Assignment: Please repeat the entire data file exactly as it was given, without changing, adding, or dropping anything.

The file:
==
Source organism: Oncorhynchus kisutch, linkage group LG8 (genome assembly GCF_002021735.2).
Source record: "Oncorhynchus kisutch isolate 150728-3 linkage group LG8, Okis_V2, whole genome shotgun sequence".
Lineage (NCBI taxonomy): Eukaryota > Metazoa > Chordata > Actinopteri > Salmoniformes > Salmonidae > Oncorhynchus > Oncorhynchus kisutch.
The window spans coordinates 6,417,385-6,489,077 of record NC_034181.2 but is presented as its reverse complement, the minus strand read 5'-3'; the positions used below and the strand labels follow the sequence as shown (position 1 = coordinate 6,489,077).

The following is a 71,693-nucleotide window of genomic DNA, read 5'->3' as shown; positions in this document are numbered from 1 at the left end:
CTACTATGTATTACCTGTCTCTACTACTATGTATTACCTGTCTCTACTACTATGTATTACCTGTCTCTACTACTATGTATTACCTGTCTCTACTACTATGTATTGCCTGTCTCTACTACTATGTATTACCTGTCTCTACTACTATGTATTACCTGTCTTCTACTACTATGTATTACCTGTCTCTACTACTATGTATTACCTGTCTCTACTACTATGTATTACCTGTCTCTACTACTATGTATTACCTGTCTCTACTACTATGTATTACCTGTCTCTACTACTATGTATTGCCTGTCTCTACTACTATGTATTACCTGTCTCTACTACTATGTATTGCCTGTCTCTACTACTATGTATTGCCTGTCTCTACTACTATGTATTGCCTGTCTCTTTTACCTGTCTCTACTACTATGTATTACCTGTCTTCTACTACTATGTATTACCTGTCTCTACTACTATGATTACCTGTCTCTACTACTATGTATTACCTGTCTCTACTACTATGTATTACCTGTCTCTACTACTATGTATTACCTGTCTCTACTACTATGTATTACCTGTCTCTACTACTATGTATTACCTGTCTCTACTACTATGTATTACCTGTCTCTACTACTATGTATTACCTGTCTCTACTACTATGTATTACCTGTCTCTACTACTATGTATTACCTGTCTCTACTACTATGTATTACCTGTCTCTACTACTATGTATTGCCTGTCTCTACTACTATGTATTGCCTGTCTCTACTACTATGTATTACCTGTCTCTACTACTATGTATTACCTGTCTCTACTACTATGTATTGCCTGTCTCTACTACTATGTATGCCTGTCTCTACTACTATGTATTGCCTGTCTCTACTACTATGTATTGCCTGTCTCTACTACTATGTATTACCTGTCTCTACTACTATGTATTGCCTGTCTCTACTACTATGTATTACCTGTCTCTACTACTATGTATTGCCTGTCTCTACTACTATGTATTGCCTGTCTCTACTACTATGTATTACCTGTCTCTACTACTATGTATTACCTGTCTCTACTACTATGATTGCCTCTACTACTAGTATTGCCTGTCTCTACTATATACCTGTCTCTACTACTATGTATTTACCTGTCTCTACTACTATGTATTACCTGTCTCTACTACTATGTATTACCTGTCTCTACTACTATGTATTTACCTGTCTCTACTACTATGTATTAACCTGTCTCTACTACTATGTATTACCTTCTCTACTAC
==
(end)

Source organism: Oncorhynchus kisutch, linkage group LG8 (genome assembly GCF_002021735.2).
Source record: "Oncorhynchus kisutch isolate 150728-3 linkage group LG8, Okis_V2, whole genome shotgun sequence".
Lineage (NCBI taxonomy): Eukaryota > Metazoa > Chordata > Actinopteri > Salmoniformes > Salmonidae > Oncorhynchus > Oncorhynchus kisutch.
The window spans coordinates 6,417,385-6,489,077 of record NC_034181.2 but is presented as its reverse complement, the minus strand read 5'-3'; the positions used below and the strand labels follow the sequence as shown (position 1 = coordinate 6,489,077).

The following is a 71,693-nucleotide window of genomic DNA, read 5'->3' as shown; positions in this document are numbered from 1 at the left end:
CTACTATGTATTACCTGTCTCTACTACTATGTATTACCTGTCTCTACTACTATGTATTACCTGTCTCTACTACTATGTATTACCTGTCTCTACTACTATGTATTGCCTGTCTCTACTACTATGTATTACCTGTCTCTACTACTATGTATTACCTGTCTTCTACTACTATGTATTACCTGTCTCTACTACTATGTATTACCTGTCTCTACTACTATGTATTACCTGTCTCTACTACTATGTATTACCTGTCTCTACTACTATGTATTACCTGTCTCTACTACTATGTATTGCCTGTCTCTACTACTATGTATTACCTGTCTCTACTACTATGTATTGCCTGTCTCTACTACTATGTATTGCCTGTCTCTACTACTATGTATTGCCTGTCTCTTTTACCTGTCTCTACTACTATGTATTACCTGTCTTCTACTACTATGTATTACCTGTCTCTACTACTATGATTACCTGTCTCTACTACTATGTATTACCTGTCTCTACTACTATGTATTACCTGTCTCTACTACTATGTATTACCTGTCTCTACTACTATGTATTACCTGTCTCTACTACTATGTATTACCTGTCTCTACTACTATGTATTACCTGTCTCTACTACTATGTATTACCTGTCTCTACTACTATGTATTACCTGTCTCTACTACTATGTATTACCTGTCTCTACTACTATGTATTACCTGTCTCTACTACTATGTATTGCCTGTCTCTACTACTATGTATTGCCTGTCTCTACTACTATGTATTACCTGTCTCTACTACTATGTATTACCTGTCTCTACTACTATGTATTGCCTGTCTCTACTACTATGTATGCCTGTCTCTACTACTATGTATTGCCTGTCTCTACTACTATGTATTGCCTGTCTCTACTACTATGTATTACCTGTCTCTACTACTATGTATTGCCTGTCTCTACTACTATGTATTACCTGTCTCTACTACTATGTATTGCCTGTCTCTACTACTATGTATTGCCTGTCTCTACTACTATGTATTACCTGTCTCTACTACTATGTATTACCTGTCTCTACTACTATGATTGCCTCTACTACTAGTATTGCCTGTCTCTACTATATACCTGTCTCTACTACTATGTATTTACCTGTCTCTACTACTATGTATTACCTGTCTCTACTACTATGTATTACCTGTCTCTACTACTATGTATTTACCTGTCTCTACTACTATGTATTAACCTGTCTCTACTACTATGTATTACCTTCTCTACTAC